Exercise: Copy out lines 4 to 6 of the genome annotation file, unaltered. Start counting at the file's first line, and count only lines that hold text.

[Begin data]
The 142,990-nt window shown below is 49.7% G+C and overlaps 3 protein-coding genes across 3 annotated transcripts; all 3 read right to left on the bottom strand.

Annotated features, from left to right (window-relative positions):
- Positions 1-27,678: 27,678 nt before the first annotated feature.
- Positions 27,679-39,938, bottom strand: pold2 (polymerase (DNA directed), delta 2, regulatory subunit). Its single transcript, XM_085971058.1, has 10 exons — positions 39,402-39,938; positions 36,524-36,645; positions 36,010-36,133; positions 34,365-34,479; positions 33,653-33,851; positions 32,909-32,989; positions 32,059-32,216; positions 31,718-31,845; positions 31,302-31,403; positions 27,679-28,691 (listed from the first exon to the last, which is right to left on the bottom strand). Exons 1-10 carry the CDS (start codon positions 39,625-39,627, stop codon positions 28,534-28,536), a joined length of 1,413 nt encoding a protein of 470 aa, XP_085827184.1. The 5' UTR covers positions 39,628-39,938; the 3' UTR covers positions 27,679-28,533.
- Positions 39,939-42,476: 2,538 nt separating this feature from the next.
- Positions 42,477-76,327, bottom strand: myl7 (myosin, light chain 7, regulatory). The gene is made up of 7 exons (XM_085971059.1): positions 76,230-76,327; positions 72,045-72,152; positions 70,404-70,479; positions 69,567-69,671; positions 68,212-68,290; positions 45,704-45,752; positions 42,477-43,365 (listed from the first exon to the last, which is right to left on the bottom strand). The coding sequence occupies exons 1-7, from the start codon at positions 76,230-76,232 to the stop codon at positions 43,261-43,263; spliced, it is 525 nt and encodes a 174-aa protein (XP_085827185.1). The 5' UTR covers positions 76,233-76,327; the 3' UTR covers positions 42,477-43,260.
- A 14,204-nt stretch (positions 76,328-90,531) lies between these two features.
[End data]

- Positions 27,679-39,938, bottom strand: pold2 (polymerase (DNA directed), delta 2, regulatory subunit). Its single transcript, XM_085971058.1, has 10 exons — positions 39,402-39,938; positions 36,524-36,645; positions 36,010-36,133; positions 34,365-34,479; positions 33,653-33,851; positions 32,909-32,989; positions 32,059-32,216; positions 31,718-31,845; positions 31,302-31,403; positions 27,679-28,691 (listed from the first exon to the last, which is right to left on the bottom strand). Exons 1-10 carry the CDS (start codon positions 39,625-39,627, stop codon positions 28,534-28,536), a joined length of 1,413 nt encoding a protein of 470 aa, XP_085827184.1. The 5' UTR covers positions 39,628-39,938; the 3' UTR covers positions 27,679-28,533.
- Positions 39,939-42,476: 2,538 nt separating this feature from the next.
- Positions 42,477-76,327, bottom strand: myl7 (myosin, light chain 7, regulatory). The gene is made up of 7 exons (XM_085971059.1): positions 76,230-76,327; positions 72,045-72,152; positions 70,404-70,479; positions 69,567-69,671; positions 68,212-68,290; positions 45,704-45,752; positions 42,477-43,365 (listed from the first exon to the last, which is right to left on the bottom strand). The coding sequence occupies exons 1-7, from the start codon at positions 76,230-76,232 to the stop codon at positions 43,261-43,263; spliced, it is 525 nt and encodes a 174-aa protein (XP_085827185.1). The 5' UTR covers positions 76,233-76,327; the 3' UTR covers positions 42,477-43,260.